Tam then shared how, when kids have learned a poem through gestures but haven’t seen it yet, she puts all the words for a poem randomly on a grid to project onto her screen. The kids have heard that the class is going to be completely silent. She starts by pointing at the first word in the poem somewhere in the grid, then the next one, and keeps going until she’s pointed out the first line. Then she holds out the pointer to the kids, some of whom are already wanting to do the next line. Pretty soon the entire class has helped point out the poem and she can hand them a copy of the grid and they can “write” the poem. Tam says it’s a terrific way to fool the brain so that the brain thinks the activity is to put the poem in order, when really it’s a reading activity.
It was great to see everyone. I wish I could have been able to hear what the ideas were for assessment, since a couple of people were oohing and aahing on the other side of the table, but maybe someone will send me a summary of the ideas. I love our little community.
K. leaned way across the table to explain that I still hadn’t answered her question in the following letter. I left my explanations, thinking they might help someone, but it turned out that she was talking about what to do once having asked kids to draw pictures after a weekend, for example. I said that we would talk about them, circle information on the drawings, work them into a story, use them for later assessments, and so on. Maybe other people have more specific answers for her.
Here’s her original note:
A quick question. When you have students draw pictures, how do you use the pictures?
I am feeling very uninspired right now, or rather a failure at this TPRS thing this year. Good thing there is a lot of year left for improvement :o)
I use pictures in a number of ways.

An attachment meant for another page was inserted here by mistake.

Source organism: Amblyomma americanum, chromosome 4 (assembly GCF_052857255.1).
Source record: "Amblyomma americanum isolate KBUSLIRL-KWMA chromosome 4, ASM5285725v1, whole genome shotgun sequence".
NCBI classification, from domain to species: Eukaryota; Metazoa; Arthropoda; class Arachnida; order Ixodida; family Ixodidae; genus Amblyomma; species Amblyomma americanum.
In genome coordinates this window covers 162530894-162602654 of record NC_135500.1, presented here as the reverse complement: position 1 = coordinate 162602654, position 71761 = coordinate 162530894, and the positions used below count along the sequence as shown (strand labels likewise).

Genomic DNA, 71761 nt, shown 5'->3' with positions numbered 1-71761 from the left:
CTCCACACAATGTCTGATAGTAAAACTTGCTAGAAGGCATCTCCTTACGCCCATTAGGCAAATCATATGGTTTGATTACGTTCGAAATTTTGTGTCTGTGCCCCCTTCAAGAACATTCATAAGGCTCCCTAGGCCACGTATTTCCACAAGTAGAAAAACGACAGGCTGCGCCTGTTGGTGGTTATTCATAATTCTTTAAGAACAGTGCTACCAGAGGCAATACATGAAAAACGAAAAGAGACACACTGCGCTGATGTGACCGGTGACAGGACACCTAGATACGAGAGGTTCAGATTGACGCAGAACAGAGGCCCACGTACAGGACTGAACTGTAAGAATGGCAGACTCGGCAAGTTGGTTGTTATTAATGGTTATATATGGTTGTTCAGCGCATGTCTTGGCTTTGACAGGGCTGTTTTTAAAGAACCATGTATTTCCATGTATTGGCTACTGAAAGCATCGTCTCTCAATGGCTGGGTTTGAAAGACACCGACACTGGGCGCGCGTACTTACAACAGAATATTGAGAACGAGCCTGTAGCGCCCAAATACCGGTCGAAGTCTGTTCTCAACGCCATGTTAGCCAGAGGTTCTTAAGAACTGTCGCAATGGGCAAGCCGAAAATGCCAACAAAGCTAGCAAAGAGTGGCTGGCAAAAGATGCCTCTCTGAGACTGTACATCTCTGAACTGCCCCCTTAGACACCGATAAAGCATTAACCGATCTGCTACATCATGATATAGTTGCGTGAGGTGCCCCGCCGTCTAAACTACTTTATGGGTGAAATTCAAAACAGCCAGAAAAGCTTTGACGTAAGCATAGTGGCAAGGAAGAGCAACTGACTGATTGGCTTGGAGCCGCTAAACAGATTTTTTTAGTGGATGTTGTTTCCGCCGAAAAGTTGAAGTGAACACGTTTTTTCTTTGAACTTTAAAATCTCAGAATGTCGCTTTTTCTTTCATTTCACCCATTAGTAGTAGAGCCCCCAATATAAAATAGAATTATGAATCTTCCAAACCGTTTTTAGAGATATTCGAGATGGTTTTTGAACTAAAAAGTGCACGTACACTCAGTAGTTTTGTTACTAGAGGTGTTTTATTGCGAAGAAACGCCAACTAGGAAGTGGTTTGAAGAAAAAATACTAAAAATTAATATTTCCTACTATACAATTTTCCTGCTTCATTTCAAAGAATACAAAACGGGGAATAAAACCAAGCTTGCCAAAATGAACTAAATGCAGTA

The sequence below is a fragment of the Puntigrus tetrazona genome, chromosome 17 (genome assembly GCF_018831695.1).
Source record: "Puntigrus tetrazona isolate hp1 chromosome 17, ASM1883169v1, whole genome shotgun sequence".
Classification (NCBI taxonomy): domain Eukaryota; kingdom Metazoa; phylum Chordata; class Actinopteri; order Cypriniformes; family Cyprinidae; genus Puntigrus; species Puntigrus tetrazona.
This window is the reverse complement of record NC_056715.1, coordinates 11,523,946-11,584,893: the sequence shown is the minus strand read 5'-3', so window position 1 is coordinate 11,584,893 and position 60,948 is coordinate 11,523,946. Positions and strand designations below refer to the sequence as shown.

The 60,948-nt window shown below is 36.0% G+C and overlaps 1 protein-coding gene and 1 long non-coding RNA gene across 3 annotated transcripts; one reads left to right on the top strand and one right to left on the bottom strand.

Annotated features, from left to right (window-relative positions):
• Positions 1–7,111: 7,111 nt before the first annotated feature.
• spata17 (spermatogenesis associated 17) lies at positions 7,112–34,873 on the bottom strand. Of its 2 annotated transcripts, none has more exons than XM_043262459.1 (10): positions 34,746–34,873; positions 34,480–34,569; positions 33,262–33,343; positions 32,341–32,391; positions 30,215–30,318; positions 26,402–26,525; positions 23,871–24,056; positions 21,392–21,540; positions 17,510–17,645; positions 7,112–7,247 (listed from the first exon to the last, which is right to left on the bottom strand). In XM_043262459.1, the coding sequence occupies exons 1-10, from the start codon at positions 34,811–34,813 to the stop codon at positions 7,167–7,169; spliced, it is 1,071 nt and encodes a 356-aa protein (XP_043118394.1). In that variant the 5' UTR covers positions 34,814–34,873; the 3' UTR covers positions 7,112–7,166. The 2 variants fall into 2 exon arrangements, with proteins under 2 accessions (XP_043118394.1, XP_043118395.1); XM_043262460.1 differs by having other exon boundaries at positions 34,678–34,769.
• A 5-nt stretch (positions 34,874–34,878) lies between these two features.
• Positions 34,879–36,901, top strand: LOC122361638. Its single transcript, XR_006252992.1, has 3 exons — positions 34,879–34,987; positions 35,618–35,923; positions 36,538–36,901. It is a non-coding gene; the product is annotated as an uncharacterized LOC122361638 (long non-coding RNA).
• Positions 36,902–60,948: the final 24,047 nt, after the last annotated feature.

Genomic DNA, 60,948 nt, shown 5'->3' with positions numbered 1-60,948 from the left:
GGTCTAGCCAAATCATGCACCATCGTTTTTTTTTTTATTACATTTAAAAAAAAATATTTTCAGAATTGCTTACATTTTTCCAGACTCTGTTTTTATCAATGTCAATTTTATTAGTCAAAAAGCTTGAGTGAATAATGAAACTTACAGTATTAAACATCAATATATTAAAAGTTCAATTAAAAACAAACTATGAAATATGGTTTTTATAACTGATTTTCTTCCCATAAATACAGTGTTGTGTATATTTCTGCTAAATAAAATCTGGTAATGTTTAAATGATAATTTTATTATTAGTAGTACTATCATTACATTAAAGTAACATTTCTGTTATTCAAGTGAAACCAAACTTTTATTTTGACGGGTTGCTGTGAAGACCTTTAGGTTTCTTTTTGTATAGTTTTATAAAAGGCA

I like to quote Laurie Clarcq: she says that the purpose of language is to form a picture in someone’s mind. Drawing pictures helps remind kids that they should have a mental picture whenever they hear or read something.
That being said, sometimes pictures are a way that I get to repeat the information more often. After we’ve done a story, I might have one kid draw at the board, and everyone else draws at their seat while I repeat the story. We might number four-six pictures and then retell the story out of order; they have to say which picture represents each part of the story. Then I might start pieces of the story and have kids finish or embellish a given picture. I might do a dictation with short sentences from the story and then have them identify which pictures went with which sentence.
Once the language is falling out of their mouths, they can get into groups and retell the story: if there are four kids, they retell it once with each one telling about one picture. Then they switch and a different kid starts, or they all try to add as much as they can to picture #2.
Sometimes I hand out a reading and ask them to do a mural with all the pieces there.
If someone has a phone, they take pictures for me and send them so that I can post them on our website (here’s an example, if it works.)
If you do embedded readings, here’s a post about another idea for using drawings
Don’t feel discouraged. You’re awesome for trying it! New stuff is always hard to implement, especially when we’ve taught and learned for so many years in other ways, and the kids have too.
(Note: I’m tagging this under “songs” because that way people can find it if they want to use the idea for teaching songs. Usually we don’t talk so much about teaching poetry in TPRS.)